this was a really frustrating read. i could see what mcgregor was trying to do, but it just didn't work for me. there were beautiful moments but the i...morethis was a really frustrating read. i could see what mcgregor was trying to do, but it just didn't work for me. there were beautiful moments but the inconsistency of the prose and the excessive (and sometimes awful) use of simile and metaphor was distracting and, at times, painful to read. i knew where the story was headed before it got there, so i feel like this device - the slow reveal - wasn't successful. i also felt as though the voices for each of the characters - all residents on one section of a small street - were not distinct enough. the premise was interesting - one day in the life of a street, and its residents. but it is a big idea and i feel as though much was lost by using so may characters and residences.
"This is a novel where the contrived metaphor, the struggling simile, the romantic reference all come first...Yes, this is a novel about how our lives are "paler and poorer" if we don't see "remarkable" things for what they are. And yes, it's a good and true idea. But, though you couldn't say this is a poor novel (there's a writerly energy here that suggests McGregor will go far), it would be hard to imagine a paler one, its lifeblood sucked out by a Virginia Woolfish adherence to the fey, the pretend, the fortuitously elegant."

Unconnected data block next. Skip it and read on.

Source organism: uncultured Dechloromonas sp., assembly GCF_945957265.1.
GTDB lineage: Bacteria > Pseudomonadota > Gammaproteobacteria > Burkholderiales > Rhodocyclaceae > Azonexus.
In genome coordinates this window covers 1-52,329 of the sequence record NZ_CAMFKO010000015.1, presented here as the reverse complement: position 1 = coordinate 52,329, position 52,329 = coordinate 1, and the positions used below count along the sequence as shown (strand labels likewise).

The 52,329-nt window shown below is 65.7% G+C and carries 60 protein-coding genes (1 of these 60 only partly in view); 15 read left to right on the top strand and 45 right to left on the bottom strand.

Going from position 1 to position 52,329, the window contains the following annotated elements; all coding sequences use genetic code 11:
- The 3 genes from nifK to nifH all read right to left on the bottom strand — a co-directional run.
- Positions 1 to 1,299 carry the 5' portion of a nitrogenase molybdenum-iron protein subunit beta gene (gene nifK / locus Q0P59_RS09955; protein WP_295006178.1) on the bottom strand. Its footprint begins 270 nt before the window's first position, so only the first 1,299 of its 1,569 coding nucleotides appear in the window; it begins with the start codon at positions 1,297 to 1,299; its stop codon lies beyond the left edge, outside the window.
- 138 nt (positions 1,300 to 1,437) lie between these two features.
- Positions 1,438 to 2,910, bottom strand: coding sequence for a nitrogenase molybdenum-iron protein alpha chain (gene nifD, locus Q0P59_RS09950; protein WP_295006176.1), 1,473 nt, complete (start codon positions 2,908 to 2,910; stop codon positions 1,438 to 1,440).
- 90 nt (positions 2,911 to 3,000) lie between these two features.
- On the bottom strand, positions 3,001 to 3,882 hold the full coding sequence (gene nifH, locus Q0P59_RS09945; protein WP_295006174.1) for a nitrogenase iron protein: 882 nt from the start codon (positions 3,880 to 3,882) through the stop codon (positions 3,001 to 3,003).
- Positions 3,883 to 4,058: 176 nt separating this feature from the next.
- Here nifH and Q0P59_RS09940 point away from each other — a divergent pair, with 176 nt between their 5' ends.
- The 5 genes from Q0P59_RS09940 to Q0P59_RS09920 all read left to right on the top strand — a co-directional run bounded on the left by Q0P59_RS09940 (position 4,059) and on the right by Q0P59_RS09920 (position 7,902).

out of an unimaginable tragedy comes an unimaginable memoir of loss and grief. while reading this book i was constantly wondering how deraniyagala ma...moreout of an unimaginable tragedy comes an unimaginable memoir of loss and grief. while reading this book i was constantly wondering how deraniyagala managed to so eloquently capture her pain and heartache. i think this is quite a testament to the love she has for her husband and children, and her parents. as well as a reflection of her own incredible strength. this read is a total gut-punch, as deraniyagala navigates her life post-tsunami and shares it with us. we are given tender glimpses of her family life before the boxing day disaster. these vignettes help us know her family in a more nuanced way. i hope that writing this book gave deraniyagala some comfort and help. while i just cannot even imagine her experience (though i now have had such a vivid look), some of her observations and commentary were relatable to me - from times in my life when i have struggled with grief and loss.
"Grief is a frightening condition, and at its extreme is like the sun: impossible to look at directly. That Deraniyagala wrote down what happened is understandable. But why would some unconcerned individual, someone who has not been similarly shattered, wish to read this book? Yet read it we must, for it contains solemn and essential truths. I am reminded of what Anne Carson wrote in the introduction to Grief Lessons: Four Plays, her translation of four plays by Euripides: "Grief and rage—you need to contain that, to put a frame around it, where it can play itself out without you or your kin having to die. There is a theory that watching unbearable stories about other people lost in grief and rage is good for you—may cleanse you of darkness. Do you want to go down to the pits of yourself all alone? Not much. What if an actor could do it for you? Isn’t that why they are called actors? They act for you."